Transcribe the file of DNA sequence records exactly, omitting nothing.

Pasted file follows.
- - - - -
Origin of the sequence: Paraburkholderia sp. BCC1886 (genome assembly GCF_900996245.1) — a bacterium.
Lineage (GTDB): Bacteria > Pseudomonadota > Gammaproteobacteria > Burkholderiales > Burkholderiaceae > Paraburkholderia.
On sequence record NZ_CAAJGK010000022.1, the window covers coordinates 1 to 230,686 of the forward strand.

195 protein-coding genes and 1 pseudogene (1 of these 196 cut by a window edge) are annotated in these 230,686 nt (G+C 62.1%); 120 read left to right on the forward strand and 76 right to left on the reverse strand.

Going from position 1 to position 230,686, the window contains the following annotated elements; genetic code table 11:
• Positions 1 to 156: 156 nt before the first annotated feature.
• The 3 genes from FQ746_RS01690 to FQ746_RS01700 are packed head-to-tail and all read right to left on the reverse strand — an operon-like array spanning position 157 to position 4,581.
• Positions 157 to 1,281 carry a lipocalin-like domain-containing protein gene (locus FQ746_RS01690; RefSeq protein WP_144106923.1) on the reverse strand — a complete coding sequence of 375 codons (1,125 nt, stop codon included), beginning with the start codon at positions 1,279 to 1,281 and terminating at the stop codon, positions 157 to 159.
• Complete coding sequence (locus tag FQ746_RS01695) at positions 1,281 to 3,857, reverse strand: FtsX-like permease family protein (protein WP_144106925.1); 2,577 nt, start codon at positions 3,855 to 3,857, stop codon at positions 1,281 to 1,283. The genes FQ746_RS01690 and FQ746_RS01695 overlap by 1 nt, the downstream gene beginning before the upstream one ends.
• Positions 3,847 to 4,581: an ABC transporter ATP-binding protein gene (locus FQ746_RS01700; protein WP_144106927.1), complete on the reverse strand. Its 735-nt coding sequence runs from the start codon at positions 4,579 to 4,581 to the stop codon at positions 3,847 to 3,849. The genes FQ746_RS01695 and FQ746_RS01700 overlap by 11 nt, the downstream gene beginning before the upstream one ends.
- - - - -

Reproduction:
Origin of the sequence: Paraburkholderia sp. BCC1886 (genome assembly GCF_900996245.1) — a bacterium.
Lineage (GTDB): Bacteria > Pseudomonadota > Gammaproteobacteria > Burkholderiales > Burkholderiaceae > Paraburkholderia.
On sequence record NZ_CAAJGK010000022.1, the window covers coordinates 1 to 230,686 of the forward strand.

195 protein-coding genes and 1 pseudogene (1 of these 196 cut by a window edge) are annotated in these 230,686 nt (G+C 62.1%); 120 read left to right on the forward strand and 76 right to left on the reverse strand.

Going from position 1 to position 230,686, the window contains the following annotated elements; genetic code table 11:
• Positions 1 to 156: 156 nt before the first annotated feature.
• The 3 genes from FQ746_RS01690 to FQ746_RS01700 are packed head-to-tail and all read right to left on the reverse strand — an operon-like array spanning position 157 to position 4,581.
• Positions 157 to 1,281 carry a lipocalin-like domain-containing protein gene (locus FQ746_RS01690; RefSeq protein WP_144106923.1) on the reverse strand — a complete coding sequence of 375 codons (1,125 nt, stop codon included), beginning with the start codon at positions 1,279 to 1,281 and terminating at the stop codon, positions 157 to 159.
• Complete coding sequence (locus tag FQ746_RS01695) at positions 1,281 to 3,857, reverse strand: FtsX-like permease family protein (protein WP_144106925.1); 2,577 nt, start codon at positions 3,855 to 3,857, stop codon at positions 1,281 to 1,283. The genes FQ746_RS01690 and FQ746_RS01695 overlap by 1 nt, the downstream gene beginning before the upstream one ends.
• Positions 3,847 to 4,581: an ABC transporter ATP-binding protein gene (locus FQ746_RS01700; protein WP_144106927.1), complete on the reverse strand. Its 735-nt coding sequence runs from the start codon at positions 4,579 to 4,581 to the stop codon at positions 3,847 to 3,849. The genes FQ746_RS01695 and FQ746_RS01700 overlap by 11 nt, the downstream gene beginning before the upstream one ends.